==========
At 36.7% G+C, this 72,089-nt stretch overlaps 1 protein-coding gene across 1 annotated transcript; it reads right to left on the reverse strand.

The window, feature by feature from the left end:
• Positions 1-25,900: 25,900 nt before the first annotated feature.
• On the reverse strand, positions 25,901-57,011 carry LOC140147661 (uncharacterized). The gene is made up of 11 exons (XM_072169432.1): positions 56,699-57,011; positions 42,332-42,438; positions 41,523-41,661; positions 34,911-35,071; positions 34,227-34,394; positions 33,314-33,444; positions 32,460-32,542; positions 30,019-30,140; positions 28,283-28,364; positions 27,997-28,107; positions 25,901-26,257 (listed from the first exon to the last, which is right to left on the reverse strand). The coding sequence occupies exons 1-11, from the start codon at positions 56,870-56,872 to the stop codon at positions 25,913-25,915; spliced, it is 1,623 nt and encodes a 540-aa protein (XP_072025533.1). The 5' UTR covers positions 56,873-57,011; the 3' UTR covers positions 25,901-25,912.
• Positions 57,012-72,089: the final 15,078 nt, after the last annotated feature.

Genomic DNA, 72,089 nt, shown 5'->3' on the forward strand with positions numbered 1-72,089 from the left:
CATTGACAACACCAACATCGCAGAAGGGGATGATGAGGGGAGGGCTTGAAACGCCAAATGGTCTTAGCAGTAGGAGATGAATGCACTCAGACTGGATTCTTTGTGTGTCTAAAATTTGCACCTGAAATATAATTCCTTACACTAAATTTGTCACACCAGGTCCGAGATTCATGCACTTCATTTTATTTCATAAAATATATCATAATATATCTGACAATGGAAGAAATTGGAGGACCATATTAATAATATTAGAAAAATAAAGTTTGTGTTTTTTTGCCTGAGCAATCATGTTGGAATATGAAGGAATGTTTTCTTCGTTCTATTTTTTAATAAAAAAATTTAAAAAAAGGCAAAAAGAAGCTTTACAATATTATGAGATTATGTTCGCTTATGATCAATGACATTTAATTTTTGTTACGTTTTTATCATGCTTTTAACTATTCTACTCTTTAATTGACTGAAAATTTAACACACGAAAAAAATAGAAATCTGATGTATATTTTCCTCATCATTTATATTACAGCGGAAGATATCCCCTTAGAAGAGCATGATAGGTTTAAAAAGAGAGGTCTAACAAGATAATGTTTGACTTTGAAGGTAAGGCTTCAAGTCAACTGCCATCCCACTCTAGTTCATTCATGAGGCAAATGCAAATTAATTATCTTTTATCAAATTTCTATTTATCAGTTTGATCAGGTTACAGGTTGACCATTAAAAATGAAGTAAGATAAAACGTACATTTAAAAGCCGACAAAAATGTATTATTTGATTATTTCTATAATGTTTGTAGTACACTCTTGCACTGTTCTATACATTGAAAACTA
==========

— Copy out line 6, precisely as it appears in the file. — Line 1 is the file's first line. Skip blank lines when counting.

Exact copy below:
Genomic DNA, 72,089 nt, shown 5'->3' on the forward strand with positions numbered 1-72,089 from the left: